Let me present a few thoughts on alternative ways to eat less, which have the added benefit of reducing your stress level, calming you down, and allowing you to get more pleasure from your food.
We live in a world of illusion. Our eyes play tricks on us, and so do our stomachs. You’ve heard the expression ‘your eyes are bigger than your stomach.’ It’s really the neurons in your brain sending messages downward that you are still hungry….but are you?
Let’s begin with things other than food.
Let’s start with atmosphere. Suppose you turned off all electronic devices, including the telephone ringer, computer volume, and television set. You are effectively taking the conscious decision that you are going to eat now, that food and dining and fueling your body with healthy nourishment is worthy of peace and quiet and attention.
Next. Instead of using a 12″ round plate, you are switching to a 10″ or 8″ round plate. Why? Because unless you are adept at piling your food vertically without making a big mess, you will put less food on your plate.
Now to cutlery. Try using a smaller fork. (Don’t have any small forks? Invest in some. Your waistline will thank you.) You will put less food in your mouth with each bite, and you’re guaranteed to be more aware of what you are eating and how much.
Ditto with spoons. Whether it’s soup to start or berries to finish, it’s the same story. You will eat less. And if you are treating yourself to frozen yogurt or ice cream, use a small bowl, the smallest spoon you can find, and eat the delicious treat nice and slowly.
Next trick in your arsenal? Serving dishes. If they’re on the table chances are you will keep filling and refilling your (now smaller!) plate. The best solution is to serve yourself one healthy plate of food, and leave the serving dishes out of site. Plus, you now have leftovers!
Okay now it’s down to the food itself. Because you are eating in peace and quiet, without the noise and interruption which can so easily make you lose focus on what you’re doing and keep eating and eating, you can really enjoy your food. Think about its flavor, texture, aroma. Consider how good it tastes and how balanced it is by being a combination of complex carbohydrates, lean protein, perhaps a whole grain, and some heart-healthy fats. Be grateful for the moment, take a bite, and…..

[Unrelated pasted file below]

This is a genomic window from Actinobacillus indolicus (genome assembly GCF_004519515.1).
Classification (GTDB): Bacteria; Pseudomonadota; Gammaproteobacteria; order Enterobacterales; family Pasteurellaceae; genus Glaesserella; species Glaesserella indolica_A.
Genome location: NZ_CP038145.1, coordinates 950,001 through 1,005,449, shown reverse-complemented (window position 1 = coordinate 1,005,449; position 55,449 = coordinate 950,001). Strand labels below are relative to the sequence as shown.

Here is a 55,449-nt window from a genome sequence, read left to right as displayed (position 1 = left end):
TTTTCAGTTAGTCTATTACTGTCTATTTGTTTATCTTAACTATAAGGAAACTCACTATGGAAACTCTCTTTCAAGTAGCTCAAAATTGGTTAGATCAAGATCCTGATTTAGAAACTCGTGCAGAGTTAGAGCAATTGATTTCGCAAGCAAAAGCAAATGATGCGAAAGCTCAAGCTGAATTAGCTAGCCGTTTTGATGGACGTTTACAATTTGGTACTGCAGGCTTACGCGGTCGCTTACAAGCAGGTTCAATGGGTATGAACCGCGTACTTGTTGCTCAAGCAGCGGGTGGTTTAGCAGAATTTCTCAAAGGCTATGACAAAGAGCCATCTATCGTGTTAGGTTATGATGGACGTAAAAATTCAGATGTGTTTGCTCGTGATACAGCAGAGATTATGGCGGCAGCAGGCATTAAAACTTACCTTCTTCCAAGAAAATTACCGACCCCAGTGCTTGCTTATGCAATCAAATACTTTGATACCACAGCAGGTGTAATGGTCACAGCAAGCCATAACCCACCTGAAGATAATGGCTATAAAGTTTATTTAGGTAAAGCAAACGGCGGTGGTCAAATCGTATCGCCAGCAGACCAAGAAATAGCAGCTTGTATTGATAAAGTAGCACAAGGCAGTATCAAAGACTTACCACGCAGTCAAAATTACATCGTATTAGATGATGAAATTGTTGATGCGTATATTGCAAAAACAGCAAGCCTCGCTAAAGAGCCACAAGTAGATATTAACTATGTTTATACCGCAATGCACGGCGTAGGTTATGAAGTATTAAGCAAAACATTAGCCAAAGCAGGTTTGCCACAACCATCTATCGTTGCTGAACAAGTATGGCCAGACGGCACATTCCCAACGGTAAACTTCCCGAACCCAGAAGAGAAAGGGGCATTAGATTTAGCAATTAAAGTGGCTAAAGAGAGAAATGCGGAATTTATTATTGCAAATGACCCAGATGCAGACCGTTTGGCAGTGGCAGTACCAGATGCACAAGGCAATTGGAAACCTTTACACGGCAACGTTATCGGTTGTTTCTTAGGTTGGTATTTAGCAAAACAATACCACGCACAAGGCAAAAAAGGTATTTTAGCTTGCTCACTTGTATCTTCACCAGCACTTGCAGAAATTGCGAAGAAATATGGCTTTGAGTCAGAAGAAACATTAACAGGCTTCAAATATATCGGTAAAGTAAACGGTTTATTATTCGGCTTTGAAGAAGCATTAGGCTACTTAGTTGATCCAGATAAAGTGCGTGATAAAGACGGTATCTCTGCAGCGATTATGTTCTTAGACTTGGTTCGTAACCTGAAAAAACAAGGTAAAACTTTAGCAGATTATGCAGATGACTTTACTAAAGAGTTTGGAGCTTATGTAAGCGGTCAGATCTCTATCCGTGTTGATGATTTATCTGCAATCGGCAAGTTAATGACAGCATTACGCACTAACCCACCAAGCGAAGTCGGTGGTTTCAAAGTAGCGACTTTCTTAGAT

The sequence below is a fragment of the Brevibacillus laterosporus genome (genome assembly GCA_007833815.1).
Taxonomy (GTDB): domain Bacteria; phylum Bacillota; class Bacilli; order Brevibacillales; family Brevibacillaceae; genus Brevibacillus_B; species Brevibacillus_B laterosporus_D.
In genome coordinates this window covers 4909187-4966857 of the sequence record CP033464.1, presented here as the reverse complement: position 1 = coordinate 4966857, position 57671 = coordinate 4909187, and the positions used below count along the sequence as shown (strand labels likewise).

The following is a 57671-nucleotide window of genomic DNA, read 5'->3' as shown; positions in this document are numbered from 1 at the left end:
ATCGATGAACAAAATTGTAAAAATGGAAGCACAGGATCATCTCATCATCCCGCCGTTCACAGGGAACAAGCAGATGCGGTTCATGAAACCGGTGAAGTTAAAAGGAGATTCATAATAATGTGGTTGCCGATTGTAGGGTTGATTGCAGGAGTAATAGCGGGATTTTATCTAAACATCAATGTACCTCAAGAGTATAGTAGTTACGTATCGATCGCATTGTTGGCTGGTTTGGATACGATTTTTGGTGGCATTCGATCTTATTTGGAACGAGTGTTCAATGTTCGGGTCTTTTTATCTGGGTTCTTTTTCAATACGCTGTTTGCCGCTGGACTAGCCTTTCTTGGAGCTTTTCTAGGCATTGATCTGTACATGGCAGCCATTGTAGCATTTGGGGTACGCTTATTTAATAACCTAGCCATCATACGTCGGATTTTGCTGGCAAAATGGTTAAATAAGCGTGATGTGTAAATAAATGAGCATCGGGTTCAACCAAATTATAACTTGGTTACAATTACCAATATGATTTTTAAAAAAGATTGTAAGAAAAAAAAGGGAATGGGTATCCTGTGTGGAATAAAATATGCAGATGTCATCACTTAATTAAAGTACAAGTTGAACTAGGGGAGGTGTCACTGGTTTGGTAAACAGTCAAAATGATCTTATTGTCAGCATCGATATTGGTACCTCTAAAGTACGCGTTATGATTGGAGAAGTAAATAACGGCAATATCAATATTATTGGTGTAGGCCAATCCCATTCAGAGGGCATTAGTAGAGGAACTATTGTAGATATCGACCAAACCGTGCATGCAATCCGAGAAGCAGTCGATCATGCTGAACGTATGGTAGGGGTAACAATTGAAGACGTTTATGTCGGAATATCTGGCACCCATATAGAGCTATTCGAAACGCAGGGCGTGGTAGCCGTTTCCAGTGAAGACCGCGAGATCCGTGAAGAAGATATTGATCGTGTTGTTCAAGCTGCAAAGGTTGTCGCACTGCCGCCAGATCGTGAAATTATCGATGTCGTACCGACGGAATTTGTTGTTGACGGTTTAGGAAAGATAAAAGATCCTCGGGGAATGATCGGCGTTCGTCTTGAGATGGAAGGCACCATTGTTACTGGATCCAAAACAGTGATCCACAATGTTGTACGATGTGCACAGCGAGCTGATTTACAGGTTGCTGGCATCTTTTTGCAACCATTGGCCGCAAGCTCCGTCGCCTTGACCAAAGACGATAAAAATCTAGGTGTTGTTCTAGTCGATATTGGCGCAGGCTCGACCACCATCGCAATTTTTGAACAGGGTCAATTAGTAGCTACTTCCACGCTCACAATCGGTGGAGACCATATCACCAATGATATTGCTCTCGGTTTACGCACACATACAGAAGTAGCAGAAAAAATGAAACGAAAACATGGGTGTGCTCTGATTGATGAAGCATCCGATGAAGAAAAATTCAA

Next tip in our portion control journey? Smaller bites. Allow me to interject a bit of scientific research. A study in the American Journal of Clinical Nutrition reports that ‘the size of food we consume in each bite, and the length of time we chew can both have a profound influence on food intake’. Tests proved that small bites resulted in much less food intake than larger ones. And after you take the smaller bite….
Chew slowly. Test results showed that chewing slowly for 9 seconds resulted in much less food intake than chewing quickly for 3 seconds, suggesting that the act of chewing may send signals to the brain’s food intake center.
Isn’t it great? You have shattered the food illusion! By sitting down to eat with intention, and cleverly breaking your meal down into careful steps, you have created a sense of calm, enjoyed the food more, and eaten less.
And who knows. If you keep this up, you just might lose those few extra pounds.
See a related article on this issue at the New York Times: http://www.nytimes.com/2011/02/01/business/01food.html
Bio: Anne Etra is a freelance writer who can be reached at http://www.etrawords.com.